Hilary Mantel on Flickerbook: afterword to 2021 edition

Hilary Mantel on Flickerbook (afterword to this edition)

(First published in London Review of Books, 23 January 1997)

Flickerbook 2021 CB Editions cover

Flickerbook 2021 CB Editions cover

The title of this writer’s autobiography is taken from Easy-to-Make Old-Fashioned Toys. ‘Flip-books, or Flickerbooks … a series of sequential pictures or photographs put on separate pieces of paper, one after the other. When the book was flipped quickly through, the pictures would provide the illustration of a moving picture.’ That word ‘illustration’ ought, surely, to be ‘illusion’. One wonders how often a successful Flickerbook was achieved, even by the patient child. The theory’s fine, but in practice there would be great gaps in the sequence. It may be that all those games and tricks demanding superhuman patience, all those artefacts with tabs and slots and letters of the alphabet, requiring glue and paste and three right hands, all those infant pastimes which allegedly were easy enough for a previous generation, were in fact designed specifically by grown-ups to bring home to the young the shoddy, sloppy nature of adult life. They bore a message for you, those cardboard models that folded at a breath, those home-made ingenuities that wouldn’t stand up, or which disintegrated even as you applauded them. No matter how carefully you follow instructions, no good result is guaranteed: what you have on your hands may turn out to be wastepaper and blighted hope.

It is in fact the half-achieved and unsuccessful Flickerbook which is the correct model for the process Leila Berg has undertaken for her reader. Memory starts erratically; there is drift, hiatus. And what do they mean, those flashes of the world that are run through the consciousness of a three-year-old? Berg is good at conveying the synaesthesia of early childhood, where shapes have smells and sound has colour and colour has its resonant deeps: ‘Sidney’s mother is making me another frock … It is a mauve frock, mauve, a funny sound, like a cow’s sound.’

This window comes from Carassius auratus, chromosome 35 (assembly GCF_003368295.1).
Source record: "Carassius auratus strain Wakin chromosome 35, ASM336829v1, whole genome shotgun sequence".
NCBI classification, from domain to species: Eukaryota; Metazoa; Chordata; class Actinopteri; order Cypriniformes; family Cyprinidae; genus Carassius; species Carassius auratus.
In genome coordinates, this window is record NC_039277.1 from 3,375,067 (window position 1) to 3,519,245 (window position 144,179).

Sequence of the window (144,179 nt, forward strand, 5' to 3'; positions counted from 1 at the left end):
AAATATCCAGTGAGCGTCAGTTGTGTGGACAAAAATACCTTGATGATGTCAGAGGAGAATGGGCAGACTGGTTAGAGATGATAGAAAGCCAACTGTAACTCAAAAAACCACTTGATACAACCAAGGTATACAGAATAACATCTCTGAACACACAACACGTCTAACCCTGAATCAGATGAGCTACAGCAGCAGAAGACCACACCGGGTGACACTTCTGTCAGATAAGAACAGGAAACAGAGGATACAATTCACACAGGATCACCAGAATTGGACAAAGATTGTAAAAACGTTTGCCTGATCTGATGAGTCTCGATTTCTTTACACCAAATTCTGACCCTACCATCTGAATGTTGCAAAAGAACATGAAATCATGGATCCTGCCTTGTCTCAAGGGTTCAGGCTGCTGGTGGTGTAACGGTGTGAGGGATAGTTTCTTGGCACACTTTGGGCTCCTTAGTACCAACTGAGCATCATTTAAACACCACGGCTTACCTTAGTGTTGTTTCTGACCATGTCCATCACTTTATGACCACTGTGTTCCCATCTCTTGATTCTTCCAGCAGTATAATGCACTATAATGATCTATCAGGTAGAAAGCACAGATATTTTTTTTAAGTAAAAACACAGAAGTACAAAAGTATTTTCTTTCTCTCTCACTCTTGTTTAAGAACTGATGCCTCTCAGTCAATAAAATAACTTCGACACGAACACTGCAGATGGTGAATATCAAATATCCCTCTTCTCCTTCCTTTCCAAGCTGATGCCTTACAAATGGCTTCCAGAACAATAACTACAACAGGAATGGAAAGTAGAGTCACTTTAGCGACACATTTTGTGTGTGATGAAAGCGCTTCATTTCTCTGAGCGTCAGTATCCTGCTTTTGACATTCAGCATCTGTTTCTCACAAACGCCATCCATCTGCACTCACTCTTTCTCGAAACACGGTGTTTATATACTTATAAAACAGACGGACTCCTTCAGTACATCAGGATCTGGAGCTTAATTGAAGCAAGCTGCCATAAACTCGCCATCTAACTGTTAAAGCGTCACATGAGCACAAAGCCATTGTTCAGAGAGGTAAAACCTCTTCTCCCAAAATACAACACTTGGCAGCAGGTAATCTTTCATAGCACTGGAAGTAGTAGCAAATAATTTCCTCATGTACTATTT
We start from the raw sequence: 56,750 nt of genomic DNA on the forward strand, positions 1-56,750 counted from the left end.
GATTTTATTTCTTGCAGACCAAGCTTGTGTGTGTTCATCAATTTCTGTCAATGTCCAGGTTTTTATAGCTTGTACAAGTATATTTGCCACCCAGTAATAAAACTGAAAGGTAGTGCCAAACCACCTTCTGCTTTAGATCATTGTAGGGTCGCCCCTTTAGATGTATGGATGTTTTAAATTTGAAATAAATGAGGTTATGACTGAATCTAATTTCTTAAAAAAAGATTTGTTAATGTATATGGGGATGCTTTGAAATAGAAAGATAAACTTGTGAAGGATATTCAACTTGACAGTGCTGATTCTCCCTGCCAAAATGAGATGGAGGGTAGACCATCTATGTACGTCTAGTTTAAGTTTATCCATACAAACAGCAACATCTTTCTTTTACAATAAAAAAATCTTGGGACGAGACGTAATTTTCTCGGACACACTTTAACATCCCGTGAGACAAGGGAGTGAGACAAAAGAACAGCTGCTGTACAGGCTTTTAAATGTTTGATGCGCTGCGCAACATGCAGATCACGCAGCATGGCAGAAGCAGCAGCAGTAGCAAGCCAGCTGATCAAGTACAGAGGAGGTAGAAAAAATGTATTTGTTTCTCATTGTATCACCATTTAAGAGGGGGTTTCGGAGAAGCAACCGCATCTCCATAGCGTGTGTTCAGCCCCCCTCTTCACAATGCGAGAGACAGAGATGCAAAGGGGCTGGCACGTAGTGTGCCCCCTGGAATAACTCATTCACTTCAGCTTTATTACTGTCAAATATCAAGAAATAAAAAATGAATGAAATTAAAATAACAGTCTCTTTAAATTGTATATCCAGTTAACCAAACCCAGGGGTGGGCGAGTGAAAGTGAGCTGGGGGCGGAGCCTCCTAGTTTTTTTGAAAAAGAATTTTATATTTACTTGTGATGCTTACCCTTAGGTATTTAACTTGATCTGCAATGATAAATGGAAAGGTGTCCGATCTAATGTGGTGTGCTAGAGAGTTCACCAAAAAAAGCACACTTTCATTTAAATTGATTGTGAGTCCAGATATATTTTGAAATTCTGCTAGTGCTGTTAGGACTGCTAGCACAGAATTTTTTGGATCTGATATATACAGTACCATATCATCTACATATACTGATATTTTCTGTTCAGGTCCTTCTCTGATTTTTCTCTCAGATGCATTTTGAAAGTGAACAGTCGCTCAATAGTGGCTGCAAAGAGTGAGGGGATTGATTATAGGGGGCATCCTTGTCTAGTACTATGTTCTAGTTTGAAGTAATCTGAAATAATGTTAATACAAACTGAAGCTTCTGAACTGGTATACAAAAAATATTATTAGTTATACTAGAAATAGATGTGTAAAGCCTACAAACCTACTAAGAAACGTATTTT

Leila Berg was born in Salford, into a lower-middle class family with aspirations. Her mother had been a teacher, but had given up teaching to assume domestic responsibilities. Her father had been a teacher, too, but had pursued medical studies at night school and by her early childhood was registered as a family doctor. These cannot have been easy career paths, and the strain would be evident from her earliest years; this is not a family at peace with itself. It will be an urban childhood, where there are two kinds of birds, sparrows and pigeons, and where a fog can last for eight days. Her family is Jewish, and at first she is much preoccupied with finding out what this means. ‘Square bread is Christian … Jewish bread doesn’t have corners.’ Again: ‘Christians beat boys and girls. Jewish people only beat boys. This is because they think only boys are important. But Christians think girls are important enough to beat too.’ She knows that she is not nearly as important as her brother Ellie, who is punished more but also indulged more; at least he is taken notice of. She puzzles over those areas in which women have no power, but are assumed to have responsibility. Why is it that when her little male cousin gets his socks dirty, she is held responsible? Who, in fact, does she belong to? Is she her own possession, or are some bits of her – her mind, for example – ceded to adults? She learns that withdrawing into private thought is called ‘sulking’. And: ‘Grownups don’t like you being quiet, or by yourself, or thinking.’